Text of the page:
As “Dancing with the Stars” plays in the living room, 5-year-old Hailey Musgrove cha-chas in front of the television, following the routines on screen.
She loves dancing but hates dressing up. Her ballet costumes are scratchy and uncomfortable, so she fashions a dress made of blankets draped around her waist.
Dancing on the hardwood floor, she would fall often, and she had some near-misses with the TV, nearly knocking it over multiple times.
She watched nearly every episode of the reality show and would often tell her mother, Drucilla, about her growing love for dance.
“I can do this! I can do this!” she would exclaim. “They look awesome, and I want to look awesome, too!”
Her mother remembers how Musgrove would also watch children’s musicals on television. At 4, she started taking ballet classes, but a bad experience with her instructor made her stop dancing by age 7.
“She was horrible and mean and would make all of the students cry at the end of class,” Musgrove said.
After dancing, she tried her hand at gymnastics, then rock climbing, karate, fencing, musical theater, track and cross country.
By her teenage years, Musgrove found it hard to settle on one thing in her life.
Musgrove was homeschooled throughout grade school. She came to Eastfield in 2015 without any concrete plans.
Three years later, Musgrove now takes 21 credit hours in her final semester, trains and competes at the Academy of Dance, Music & Theatre in Greenville, volunteers to teach young dancers and helps on the family farm.
She plans to transfer to Texas Woman’s University to major in kinesiology and become a licensed physical therapist. She hopes to use dance in her physical therapy.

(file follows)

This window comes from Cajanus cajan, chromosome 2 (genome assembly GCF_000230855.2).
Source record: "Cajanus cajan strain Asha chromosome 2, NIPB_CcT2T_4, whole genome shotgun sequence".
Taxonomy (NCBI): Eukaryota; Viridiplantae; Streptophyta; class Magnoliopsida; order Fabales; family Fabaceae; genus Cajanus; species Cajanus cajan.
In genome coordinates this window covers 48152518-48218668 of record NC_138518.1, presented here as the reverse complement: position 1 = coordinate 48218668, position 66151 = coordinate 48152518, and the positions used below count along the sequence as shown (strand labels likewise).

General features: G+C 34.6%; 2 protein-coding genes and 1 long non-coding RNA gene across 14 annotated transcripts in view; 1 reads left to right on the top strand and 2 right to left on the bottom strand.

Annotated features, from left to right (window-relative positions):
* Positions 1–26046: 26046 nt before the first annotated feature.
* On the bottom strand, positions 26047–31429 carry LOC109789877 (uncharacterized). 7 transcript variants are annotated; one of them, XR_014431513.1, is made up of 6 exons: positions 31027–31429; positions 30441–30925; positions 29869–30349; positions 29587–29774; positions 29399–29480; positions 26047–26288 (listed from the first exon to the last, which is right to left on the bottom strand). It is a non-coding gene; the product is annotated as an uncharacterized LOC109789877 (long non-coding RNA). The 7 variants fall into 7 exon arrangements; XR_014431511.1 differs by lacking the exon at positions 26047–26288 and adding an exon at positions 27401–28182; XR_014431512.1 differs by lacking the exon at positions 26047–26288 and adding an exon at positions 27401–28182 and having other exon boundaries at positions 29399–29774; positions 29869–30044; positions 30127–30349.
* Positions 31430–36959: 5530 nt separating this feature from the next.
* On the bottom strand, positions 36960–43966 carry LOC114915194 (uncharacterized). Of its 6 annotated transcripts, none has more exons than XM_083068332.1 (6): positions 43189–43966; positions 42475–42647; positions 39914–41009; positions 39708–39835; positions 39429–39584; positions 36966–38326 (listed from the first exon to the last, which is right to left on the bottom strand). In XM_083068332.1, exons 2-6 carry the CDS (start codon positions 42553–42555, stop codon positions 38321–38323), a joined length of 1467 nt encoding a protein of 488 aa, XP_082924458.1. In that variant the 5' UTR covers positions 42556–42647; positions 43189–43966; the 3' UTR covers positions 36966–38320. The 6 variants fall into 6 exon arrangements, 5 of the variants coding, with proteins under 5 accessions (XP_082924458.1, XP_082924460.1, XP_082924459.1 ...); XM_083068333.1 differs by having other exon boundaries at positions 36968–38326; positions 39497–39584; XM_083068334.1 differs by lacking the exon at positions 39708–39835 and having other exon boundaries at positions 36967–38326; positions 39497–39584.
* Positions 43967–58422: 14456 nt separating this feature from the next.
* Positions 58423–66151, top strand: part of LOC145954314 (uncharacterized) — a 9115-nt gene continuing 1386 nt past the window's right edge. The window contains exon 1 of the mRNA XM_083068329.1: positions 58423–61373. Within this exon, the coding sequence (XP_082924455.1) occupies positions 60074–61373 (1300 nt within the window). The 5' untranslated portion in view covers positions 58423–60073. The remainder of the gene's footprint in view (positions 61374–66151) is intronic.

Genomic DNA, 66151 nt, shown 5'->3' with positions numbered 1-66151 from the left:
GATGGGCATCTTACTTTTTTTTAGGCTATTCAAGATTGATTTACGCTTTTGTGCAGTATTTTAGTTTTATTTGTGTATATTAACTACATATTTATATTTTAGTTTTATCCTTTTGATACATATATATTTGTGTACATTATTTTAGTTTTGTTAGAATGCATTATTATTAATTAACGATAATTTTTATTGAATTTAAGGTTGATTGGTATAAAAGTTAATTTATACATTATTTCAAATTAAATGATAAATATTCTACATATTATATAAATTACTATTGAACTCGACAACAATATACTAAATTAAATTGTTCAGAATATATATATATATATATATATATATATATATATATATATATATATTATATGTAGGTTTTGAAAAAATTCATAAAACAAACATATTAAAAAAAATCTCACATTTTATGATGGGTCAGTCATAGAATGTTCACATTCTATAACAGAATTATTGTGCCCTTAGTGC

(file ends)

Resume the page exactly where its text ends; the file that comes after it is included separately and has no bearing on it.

With dance back in her life, she has set plans she didn’t have before. Although her dance instructor, Tom Ramon, said now she’s established herself as one of the best competitive ballroom dancers at the studio, Musgrove needed a jump start before reverting back to dance.
During her cross country phase, Musgrove ran through the winding backroads of Greenville, jogging down rocky, unpaved roads. She started a training routine for herself. One day, 1 mile. The next, 3 miles. After that, 5 miles. Then back to 1 and so on.
She was going through her usual routine on the familiar roads in late spring 2014. Suddenly, her left foot landed in a pothole.
The pain jolted through her leg. She pushed past the pain, barely able to walk. Fueled by adrenaline, she limped home, not stopping or else the pain would return.
An X-ray revealed she had broken the ankle and two of her toes.
Devastated, Musgrove felt lost.
Friend Katrina Heidel invited her to Landon Winery in Greenville for a social dance. She agreed to go, even though her ankle still hadn’t fully healed.
It had been a mere four weeks since the injury when she decided to take off her boot and put on dance heels to take part in the dances. It was here where she met Ramon, who had been dancing at the venue for many years.
Four months later, in early fall, she was dancing with Ramon at the Academy of Dance, Music & Theatre.
“When she came in, she didn’t know the left foot from her right,” Ramon said. “But she’s a very quick learner. Now I’ve been teaching her for nearly three years.”
In her first lesson, she repeatedly stepped on Ramon’s feet, something he had grown used to from novice dancers. During a routine, she almost made him fall, too.